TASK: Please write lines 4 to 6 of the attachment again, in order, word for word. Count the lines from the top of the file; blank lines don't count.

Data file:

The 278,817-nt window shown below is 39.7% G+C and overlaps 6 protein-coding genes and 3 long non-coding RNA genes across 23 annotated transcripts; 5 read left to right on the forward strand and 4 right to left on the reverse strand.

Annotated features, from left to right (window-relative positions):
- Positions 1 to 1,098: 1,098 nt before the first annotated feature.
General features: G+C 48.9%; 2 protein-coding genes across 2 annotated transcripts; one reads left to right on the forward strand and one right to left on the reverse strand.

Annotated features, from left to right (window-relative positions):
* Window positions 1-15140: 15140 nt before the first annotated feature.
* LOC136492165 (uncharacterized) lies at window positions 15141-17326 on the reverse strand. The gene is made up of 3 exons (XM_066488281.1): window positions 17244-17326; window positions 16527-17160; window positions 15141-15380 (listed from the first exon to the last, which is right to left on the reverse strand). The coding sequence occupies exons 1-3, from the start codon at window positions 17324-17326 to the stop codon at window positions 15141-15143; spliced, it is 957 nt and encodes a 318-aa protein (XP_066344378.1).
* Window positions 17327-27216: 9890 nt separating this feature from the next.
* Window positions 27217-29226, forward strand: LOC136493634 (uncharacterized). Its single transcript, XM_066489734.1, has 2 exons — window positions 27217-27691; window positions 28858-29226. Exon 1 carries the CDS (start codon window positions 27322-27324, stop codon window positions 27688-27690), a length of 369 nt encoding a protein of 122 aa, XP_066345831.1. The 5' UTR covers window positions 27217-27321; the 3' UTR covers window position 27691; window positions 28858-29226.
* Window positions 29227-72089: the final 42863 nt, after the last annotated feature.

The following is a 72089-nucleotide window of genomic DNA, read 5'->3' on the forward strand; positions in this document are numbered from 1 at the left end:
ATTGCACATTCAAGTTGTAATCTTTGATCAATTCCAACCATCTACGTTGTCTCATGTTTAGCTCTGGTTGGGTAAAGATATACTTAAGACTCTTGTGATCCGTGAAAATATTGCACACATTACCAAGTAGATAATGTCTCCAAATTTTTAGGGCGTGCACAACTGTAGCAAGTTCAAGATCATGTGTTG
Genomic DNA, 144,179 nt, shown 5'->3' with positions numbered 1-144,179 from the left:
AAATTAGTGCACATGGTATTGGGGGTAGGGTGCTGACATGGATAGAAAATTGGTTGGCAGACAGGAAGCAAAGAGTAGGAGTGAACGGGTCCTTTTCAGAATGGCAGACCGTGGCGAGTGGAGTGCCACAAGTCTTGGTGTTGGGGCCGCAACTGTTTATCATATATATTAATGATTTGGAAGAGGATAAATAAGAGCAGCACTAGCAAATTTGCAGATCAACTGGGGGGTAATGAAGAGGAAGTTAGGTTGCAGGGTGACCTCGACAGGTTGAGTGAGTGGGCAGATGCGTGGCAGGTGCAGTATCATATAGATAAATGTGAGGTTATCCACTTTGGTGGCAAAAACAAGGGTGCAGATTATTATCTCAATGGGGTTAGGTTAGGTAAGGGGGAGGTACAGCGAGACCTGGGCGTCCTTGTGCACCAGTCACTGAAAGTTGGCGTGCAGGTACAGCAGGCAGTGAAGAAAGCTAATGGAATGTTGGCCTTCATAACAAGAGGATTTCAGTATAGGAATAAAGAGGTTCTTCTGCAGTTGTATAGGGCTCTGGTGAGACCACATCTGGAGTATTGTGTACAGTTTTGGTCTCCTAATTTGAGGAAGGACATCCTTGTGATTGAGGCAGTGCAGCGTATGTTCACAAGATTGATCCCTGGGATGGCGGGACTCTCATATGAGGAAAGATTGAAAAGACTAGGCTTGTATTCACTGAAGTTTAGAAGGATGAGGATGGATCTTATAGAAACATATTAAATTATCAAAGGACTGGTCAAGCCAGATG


General features: G+C 48.9%; 2 protein-coding genes across 2 annotated transcripts; one reads left to right on the forward strand and one right to left on the reverse strand.

Annotated features, from left to right (window-relative positions):
* Window positions 1-15140: 15140 nt before the first annotated feature.